I taught at this new school for 8 years. I loved every day of it. I fought with teachers who wanted to teach homogeneous classes. I fought with admins and brought forth research (Thank you Illana Seidel Horn and Jo Boaler) when homogeneous classrooms were brought up. Then when I won, because the culture of the school was against tracking, I supported the teachers with conversations, tips, ideas, and methods I learned from other teachers around the world on engaging learners. Thank you #MTBoS. Then I started looking at the composition of my classes (AP and Honors the last couple years) and encouraging more learners to challenge themselves. I refused to let them out because, “it was too hard.” I supported them. I fought them. I made them stay in class if I could. They learned math. The counselors started believing in my so they would put learners in my class who had potential, but would not work for other teachers. They worked for me.
Don’t get me wrong. I made errors in my classroom interactions. I made a couple of egregious errors. There are learners I would love to find and apologize. However, I started looking at my classroom and realizing that the learners needed more than just math. They needed me to be their leader, their guide, and their support. Therefore, I started asking where to get such information on how to support them. I found a great deal of information on Twitter. The #EduColor hashtag is amazing. I read every link. I was scared many times, challenged by what was said, but I learned, and I worked.
This led me to the realization that I do not teach math. I teach PEOPLE, the subject of math. I even stood up in front of a room of 200 math teachers and told them that I teach people. I talked about High Fives, and how I created a positive culture in my classroom focused on learning. Here is the link: http://blog.mrwaddell.net/archives/1431
But this is not Critical Pedagogy. This is a journey to becoming a reflective practitioner. That is part of the way to becoming a critical pedagogue. This is my journey that made me realize my classroom must NOT be about math, but about culture, development, and overcoming the boundaries the learners found around them. I could use math as a tool, but I could not have math as the focus. The focus MUST be on people.
Continuing beyond reflection to Action
The question then becomes what is Critical Pedagogy (CP)? If being a reflective practitioner and aware of the inequities in my classroom is only half of the way to CP, then what exactly is CP?
Critical Pedagogy occurs when the teacher names what is going on in the classroom, reflects critically on the occurrences, and then creations action on what is discovered by the reflection. This three-step process, Name, Reflect, Act, is the process Joan Wink lays out in her book, “Critical Pedagogy: Notes from the real world”. I recommend this book for beginners to the process.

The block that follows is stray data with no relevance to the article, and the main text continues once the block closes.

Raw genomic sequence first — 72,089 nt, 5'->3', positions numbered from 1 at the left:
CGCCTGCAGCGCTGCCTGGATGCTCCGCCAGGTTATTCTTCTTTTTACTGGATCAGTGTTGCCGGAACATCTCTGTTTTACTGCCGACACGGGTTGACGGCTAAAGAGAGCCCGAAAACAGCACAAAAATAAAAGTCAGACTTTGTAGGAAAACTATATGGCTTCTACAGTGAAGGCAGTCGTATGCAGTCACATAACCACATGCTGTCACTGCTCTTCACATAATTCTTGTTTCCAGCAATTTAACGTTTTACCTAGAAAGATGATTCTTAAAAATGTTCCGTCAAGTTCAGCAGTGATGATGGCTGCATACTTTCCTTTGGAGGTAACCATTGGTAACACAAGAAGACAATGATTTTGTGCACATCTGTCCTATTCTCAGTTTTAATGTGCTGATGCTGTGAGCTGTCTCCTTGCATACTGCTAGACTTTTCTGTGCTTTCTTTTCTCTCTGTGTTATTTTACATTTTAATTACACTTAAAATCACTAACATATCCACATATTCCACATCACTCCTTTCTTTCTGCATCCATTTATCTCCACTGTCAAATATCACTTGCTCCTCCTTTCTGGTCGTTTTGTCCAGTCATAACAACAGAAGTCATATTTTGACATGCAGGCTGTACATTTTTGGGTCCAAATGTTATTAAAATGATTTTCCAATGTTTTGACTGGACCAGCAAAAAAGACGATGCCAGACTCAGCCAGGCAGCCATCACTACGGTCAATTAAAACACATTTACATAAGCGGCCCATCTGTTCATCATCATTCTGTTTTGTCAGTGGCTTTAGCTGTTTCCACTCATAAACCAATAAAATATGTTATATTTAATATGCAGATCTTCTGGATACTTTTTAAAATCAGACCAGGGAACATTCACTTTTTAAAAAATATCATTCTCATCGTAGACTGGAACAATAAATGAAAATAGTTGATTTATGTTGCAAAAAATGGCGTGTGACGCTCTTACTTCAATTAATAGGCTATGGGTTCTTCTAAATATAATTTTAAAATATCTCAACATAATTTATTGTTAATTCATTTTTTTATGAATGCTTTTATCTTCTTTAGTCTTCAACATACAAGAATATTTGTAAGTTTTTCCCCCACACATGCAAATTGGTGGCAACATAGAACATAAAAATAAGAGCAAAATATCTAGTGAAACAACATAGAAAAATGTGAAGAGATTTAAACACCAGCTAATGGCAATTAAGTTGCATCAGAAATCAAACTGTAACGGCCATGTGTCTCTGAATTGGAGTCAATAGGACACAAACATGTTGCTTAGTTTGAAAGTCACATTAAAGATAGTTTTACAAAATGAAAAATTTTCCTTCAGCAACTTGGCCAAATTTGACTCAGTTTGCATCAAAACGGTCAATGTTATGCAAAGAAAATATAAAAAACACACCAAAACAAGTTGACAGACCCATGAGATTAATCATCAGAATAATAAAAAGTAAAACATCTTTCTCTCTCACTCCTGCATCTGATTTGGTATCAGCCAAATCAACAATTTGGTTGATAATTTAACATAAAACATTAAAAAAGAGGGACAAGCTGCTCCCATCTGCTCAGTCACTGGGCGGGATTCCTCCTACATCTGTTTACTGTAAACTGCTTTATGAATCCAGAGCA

So why was I not taking action? I changed how I taught. I changed my approach to interactions with learners. I unlearned how to lecture in math, I learned how to engage and construct ideas in math. Why do I not call myself a critical pedagogue? The reason I think this is that the action taken rested solely on my shoulders, not the actions of my learners.
Of the three types of classrooms, transmission, generative, and transformative, my classroom was a generative classroom. My learners and I engaged in active communication, and we generated knowledge and understanding of the math in a positive environment.
However, I did not reach the point where I was transforming their math education into something outside of the walls of the classroom. I was not challenging the learners to engage with the world and change the deficiencies they found. In AP Stats, I tried. After the exam was over, I turned the class over to the learners and allowed them full reign to develop a question, collect data to answer it, and present the results. I challenged them to be socially aware, and many learners took on questions of bullying, treatment of gays, SES status, etc. The learners answered a question they had, but they did not follow-up and DO anything with the answers they found.
That is the difference between a transformative classroom and a generative classroom. I ended up “wasting” the entire year on content and not doing anything with the amazing questions the learners had. Imagine the difference if the content was delivered the ENTIRE year with their questions, and we spent the 4 weeks after the exam making presentations to the community and changing perceptions of the school, the learners, and solving problems of the community.